Should I tell you only the good things about this project and make it sound like a fairytale or should I tell you the real story, about how people in Iyoli village are just human beings just like everyone else – in every corner of the world, in any sector – working on big and complicated projects. I debated whether to omit this part of the story but to me it just proves how resilient and strong communities can be when they find their answers though communication and peace.
I chose the later.
In the past few days we’ve had some very small issues in the community but we had to stop the project send a message to the community and take some time to educate them about how to care for the pipes. We met with the Water Committee and discussed the issue and then called a full village meeting the next day.
The word spread throughout the village and the next day a meeting was called with the entire community. Our strategy before the meeting was to unify the village so that we could all move forward with a fresh start, energized and without anger, to help the engineer complete his job.
We told the community that mistakes can happen and went on to talk about water pressure and gravity and how important it is to keep the distribution points to only the 7 as determined by the engineer. This mistake can never happen again though because it puts the sustainability of this well in jeopardy and a process was put in place by the village chief to deal with it properly. The people in the village agreed and I am very confident that it is all good.
Someday if you take me out for a drink I will tell you the whole story but to me this just shows how complicated these projects can be but also how issues can be easily solved when you are peaceful, compassionate and understanding.
When I returned to my hotel after the village meeting I was greeted by Baraka, Miriam, Sadia and a group of neighbourhood kids with letters and pictures for me to hang up in my room. I think that maybe it’s the children who know how to handle things the best – with messages of love and pretty pictures.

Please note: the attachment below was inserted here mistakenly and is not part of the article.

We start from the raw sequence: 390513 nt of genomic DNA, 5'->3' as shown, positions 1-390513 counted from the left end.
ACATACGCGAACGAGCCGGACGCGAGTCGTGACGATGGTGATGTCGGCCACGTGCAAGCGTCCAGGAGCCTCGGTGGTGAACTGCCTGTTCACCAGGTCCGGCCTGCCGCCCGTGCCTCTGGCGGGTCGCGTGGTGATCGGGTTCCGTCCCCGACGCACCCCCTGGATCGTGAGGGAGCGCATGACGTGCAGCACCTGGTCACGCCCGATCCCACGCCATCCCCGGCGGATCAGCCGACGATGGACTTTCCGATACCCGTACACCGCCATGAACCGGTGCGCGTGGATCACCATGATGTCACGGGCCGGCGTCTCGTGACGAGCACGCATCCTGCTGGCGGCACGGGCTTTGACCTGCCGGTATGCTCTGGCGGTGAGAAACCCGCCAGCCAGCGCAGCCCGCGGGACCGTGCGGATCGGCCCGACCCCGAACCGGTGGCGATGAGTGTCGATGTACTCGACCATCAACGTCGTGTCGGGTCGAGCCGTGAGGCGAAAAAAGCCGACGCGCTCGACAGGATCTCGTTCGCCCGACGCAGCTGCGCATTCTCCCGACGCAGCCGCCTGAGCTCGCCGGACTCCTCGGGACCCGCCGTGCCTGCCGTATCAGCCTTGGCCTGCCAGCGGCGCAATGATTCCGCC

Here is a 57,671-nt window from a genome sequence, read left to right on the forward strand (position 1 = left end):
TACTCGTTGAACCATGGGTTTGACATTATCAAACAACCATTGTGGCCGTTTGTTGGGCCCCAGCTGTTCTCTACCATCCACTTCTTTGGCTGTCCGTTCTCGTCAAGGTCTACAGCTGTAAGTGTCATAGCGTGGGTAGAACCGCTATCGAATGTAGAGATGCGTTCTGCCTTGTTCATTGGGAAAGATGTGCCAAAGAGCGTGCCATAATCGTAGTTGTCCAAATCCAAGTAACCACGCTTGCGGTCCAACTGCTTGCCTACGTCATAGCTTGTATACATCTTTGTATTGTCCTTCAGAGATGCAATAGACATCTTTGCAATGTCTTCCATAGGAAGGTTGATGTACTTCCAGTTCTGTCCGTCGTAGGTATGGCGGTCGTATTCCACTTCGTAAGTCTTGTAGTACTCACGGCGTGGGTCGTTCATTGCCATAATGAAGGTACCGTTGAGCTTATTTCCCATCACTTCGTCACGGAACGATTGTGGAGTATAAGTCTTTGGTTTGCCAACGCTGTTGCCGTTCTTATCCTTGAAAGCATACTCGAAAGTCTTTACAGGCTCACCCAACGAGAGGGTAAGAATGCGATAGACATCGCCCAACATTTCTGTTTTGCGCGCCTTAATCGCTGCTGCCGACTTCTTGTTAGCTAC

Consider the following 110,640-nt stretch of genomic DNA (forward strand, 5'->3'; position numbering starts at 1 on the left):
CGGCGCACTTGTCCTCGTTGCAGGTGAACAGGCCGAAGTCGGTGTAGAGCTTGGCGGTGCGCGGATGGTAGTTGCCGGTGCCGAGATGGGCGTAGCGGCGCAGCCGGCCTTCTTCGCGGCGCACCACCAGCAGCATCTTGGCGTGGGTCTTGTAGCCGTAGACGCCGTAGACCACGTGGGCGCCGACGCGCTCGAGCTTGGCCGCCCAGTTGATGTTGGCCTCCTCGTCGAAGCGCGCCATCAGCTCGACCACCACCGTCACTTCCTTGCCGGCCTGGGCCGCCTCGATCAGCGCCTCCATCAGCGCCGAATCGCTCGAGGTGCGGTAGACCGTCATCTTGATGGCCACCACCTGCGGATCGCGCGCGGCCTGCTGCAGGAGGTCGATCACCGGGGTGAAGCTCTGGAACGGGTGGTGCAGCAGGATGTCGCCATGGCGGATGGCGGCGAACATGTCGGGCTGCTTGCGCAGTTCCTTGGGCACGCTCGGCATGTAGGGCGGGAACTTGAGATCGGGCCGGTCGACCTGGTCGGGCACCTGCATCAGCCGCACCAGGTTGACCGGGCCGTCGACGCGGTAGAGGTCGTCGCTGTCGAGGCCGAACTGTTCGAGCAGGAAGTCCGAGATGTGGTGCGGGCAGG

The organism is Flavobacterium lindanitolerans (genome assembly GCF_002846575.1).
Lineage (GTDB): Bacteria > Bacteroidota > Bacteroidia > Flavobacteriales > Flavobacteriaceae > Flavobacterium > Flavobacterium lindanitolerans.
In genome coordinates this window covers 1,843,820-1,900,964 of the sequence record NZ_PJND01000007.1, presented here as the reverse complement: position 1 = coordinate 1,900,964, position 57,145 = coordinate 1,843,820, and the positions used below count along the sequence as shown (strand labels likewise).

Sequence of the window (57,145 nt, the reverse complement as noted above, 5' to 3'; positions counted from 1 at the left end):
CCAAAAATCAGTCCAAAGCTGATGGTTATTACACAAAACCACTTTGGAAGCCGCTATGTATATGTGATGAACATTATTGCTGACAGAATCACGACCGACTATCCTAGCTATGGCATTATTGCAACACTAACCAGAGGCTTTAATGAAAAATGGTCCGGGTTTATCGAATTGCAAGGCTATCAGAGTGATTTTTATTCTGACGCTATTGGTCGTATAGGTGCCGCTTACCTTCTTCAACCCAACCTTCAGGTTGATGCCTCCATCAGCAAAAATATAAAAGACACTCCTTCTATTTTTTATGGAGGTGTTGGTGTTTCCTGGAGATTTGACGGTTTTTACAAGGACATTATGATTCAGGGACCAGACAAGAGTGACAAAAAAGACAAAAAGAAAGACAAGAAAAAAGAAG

Today we returned to the site and work has resumed full force. The door was put on the tower and the borehole covered. The pillar that will hold the solar panels are near completion and the engineer is doing a final check of the trenches before they are covered tomorrow.
As I was watching the work being completed I looked up in the tree and saw an animal hide and asked why it was there. The entire village had come out the day before the village meeting and performed a ceremony called a Tomoke. They slaughtered a lamb and then threw the remains on the almost finished structures to bless it and pray for peace. Looks like their ceremony worked but I asked that they could perform it again to make it Double double sure that this project stays good and strong (and also so I can be a part of it).
In the past few days I have been a little sick (no biggy) and last night I had a little (ok BIG) breakdown because I had changed my ticket to leave earlier because things had been going so smoothly but with this delay I won’t see the water flowing. You know that feeling when you are so tired and unsure of things and then just focus on one thing and miss the big picture. Moshi and Juma had a long talk with me and helped me to realize that I have missed the big picture.
As we passed of the river bed for what seems like the 100th time I saw all of the school kids but the holes this time were about double the depth that they were last week. The rain has stopped and Moshi said that in a few more weeks the holes will be so deep that you have to climb in and scoop up the water and pass it to your friend to put in your bucket. I tried to fill a bucket for one of the kids and although I was just having fun I felt in my body how hard this is to do. Everyday.
In the next few weeks the people of Iyoli will have water and that is the big picture – whether I see it happen or not.